It is very alarming to hear that one in five Americans is illiterate. It is even more alarming when I hear that statistic mostly in commercials where someone is trying to sell something.

Obviously, anything that will improve reading is a good thing, but I think we all have an obligation to ensure that everyone can read and write. I can’t remember the exact figure, but one of TV personality Bill O’Reilly’s favorite facts is that 70 percent of poor fourth-graders are unable to read. Seventy percent? I hope I don’t have to say that’s unacceptable.

If 70 percent of poor fourth graders cannot read, how many do you think can’t use a computer? You certainly can’t use a computer if you can’t read, and forget ever using the internet.

If you agree with me that the prevalence of illiteracy in this country is alarming, then, like me, you probably feel the number of people (particularly kids) who cannot use a computer is even more so. Indeed, I think technological illiteracy is an epidemic, and if we do not do something about it very quickly, then the gap between the “haves” and “have-nots” is going to widen even further.

Technology already affects us nearly every minute of the day, and as we progress as a society, the necessity for well-educated, well-trained people who are technologically literate will only grow. As more manual tasks can be done by automated machines, we’ll need more people who can control them, repair them, and build them.

Janitors will have more advance cleaning systems to use and supply management will be more automated, so a higher level of education and training will be necessary even for these employees. As businesses upgrade their systems, workers will have to learn to use them, even minimum-wage earners at fast-food restaurants. I could probably list hundreds of jobs that one day will require more technological skills than are necessary today.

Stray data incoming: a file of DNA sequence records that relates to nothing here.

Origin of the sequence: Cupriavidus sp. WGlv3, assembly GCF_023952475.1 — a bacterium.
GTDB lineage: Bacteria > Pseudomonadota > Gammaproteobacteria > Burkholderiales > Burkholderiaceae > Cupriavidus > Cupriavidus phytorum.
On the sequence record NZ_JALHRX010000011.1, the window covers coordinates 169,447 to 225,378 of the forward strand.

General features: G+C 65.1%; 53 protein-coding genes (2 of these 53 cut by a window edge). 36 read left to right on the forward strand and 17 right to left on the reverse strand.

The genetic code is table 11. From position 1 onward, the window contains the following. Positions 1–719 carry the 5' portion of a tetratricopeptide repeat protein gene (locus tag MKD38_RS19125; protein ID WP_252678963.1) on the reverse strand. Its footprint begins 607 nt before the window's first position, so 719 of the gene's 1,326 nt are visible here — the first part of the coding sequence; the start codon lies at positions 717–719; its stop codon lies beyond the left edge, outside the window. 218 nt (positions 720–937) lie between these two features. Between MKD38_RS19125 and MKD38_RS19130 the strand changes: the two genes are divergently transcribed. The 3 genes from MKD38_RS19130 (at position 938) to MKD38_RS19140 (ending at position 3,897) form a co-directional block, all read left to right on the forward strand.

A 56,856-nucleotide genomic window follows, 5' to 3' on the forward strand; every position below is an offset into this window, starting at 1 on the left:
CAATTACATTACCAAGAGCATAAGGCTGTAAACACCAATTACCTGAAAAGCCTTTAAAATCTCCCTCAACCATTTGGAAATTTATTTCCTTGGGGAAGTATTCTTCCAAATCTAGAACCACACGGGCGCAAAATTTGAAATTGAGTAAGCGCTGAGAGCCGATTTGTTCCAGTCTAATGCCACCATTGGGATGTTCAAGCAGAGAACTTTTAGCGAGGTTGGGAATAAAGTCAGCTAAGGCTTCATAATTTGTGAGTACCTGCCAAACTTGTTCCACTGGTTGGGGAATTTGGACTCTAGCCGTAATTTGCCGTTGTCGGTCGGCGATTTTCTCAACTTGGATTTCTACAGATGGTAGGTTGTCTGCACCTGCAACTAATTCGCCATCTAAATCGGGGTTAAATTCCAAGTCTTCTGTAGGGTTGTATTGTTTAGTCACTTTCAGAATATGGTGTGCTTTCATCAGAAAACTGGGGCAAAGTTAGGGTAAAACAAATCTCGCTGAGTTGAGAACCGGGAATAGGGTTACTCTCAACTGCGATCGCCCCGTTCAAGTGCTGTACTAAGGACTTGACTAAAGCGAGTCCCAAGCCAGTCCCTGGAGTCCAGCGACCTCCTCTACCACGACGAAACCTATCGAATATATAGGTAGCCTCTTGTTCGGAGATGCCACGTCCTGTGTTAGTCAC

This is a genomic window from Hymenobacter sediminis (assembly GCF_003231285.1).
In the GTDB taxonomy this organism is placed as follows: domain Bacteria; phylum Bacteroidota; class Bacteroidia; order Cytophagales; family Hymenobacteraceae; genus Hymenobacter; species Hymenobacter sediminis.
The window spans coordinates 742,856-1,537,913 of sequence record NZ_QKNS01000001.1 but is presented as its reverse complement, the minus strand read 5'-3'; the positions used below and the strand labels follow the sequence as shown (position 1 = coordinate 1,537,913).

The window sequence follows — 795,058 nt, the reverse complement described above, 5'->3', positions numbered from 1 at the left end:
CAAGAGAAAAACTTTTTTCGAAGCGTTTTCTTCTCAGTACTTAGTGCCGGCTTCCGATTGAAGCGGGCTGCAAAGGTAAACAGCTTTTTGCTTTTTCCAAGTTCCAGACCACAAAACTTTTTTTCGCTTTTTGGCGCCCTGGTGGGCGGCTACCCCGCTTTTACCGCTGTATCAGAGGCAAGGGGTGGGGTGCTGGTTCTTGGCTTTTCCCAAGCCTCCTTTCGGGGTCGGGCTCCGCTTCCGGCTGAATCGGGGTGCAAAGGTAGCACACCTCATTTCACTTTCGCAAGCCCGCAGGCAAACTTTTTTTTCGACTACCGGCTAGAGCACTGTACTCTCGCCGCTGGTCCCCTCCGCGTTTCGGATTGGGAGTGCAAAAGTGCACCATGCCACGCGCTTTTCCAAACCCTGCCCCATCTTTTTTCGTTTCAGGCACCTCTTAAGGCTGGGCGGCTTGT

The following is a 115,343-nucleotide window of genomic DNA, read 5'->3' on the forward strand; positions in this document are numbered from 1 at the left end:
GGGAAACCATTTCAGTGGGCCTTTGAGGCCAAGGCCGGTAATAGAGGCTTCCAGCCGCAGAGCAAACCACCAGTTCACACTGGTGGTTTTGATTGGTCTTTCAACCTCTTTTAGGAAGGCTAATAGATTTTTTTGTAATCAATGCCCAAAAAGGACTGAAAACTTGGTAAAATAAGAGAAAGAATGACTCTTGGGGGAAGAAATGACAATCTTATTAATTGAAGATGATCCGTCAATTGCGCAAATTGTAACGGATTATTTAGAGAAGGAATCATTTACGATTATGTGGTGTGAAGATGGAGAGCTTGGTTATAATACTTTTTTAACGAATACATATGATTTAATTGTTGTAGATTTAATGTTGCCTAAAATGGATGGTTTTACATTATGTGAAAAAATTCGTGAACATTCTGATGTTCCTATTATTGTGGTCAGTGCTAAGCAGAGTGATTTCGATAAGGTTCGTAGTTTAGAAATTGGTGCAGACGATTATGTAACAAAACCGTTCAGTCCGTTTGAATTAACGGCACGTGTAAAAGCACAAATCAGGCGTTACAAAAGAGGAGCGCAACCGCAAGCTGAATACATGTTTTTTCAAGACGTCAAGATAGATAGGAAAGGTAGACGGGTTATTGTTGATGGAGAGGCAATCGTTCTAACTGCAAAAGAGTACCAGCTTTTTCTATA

Even jobs that don’t require reading and writing skills today will (or do) require some technical acumen.

Companies are more aware of this growing problem because they can see it affecting their bottom line, and many are taking great steps to help close the technological divide. However, I don’t think these corporate initiatives will be enough.

Our government has to get more involved, and the switch in the Senate does look somewhat promising (see our Page One story). But the government itself has a long way to go to integrate technology, centralize systems, and improve productivity.

Despite all of the positive talk and encouraging posturing, far more needs to be done. Personally, I think that in order for true progress to be made, we need a leader to bring technological illiteracy to the forefront of our nation’s consciousness. We need someone to unite local, state, and federal governments with businesses, communities, and schools to ensure that our children get the knowledge and training they need to survive in the new digital world.

But until that person comes along, it will be up to each and every one of us, together and individually, to stress the importance of learning to use technology. I will be doing this in my column, on the eSchool News web site, and every other place that will let me. What will you do?


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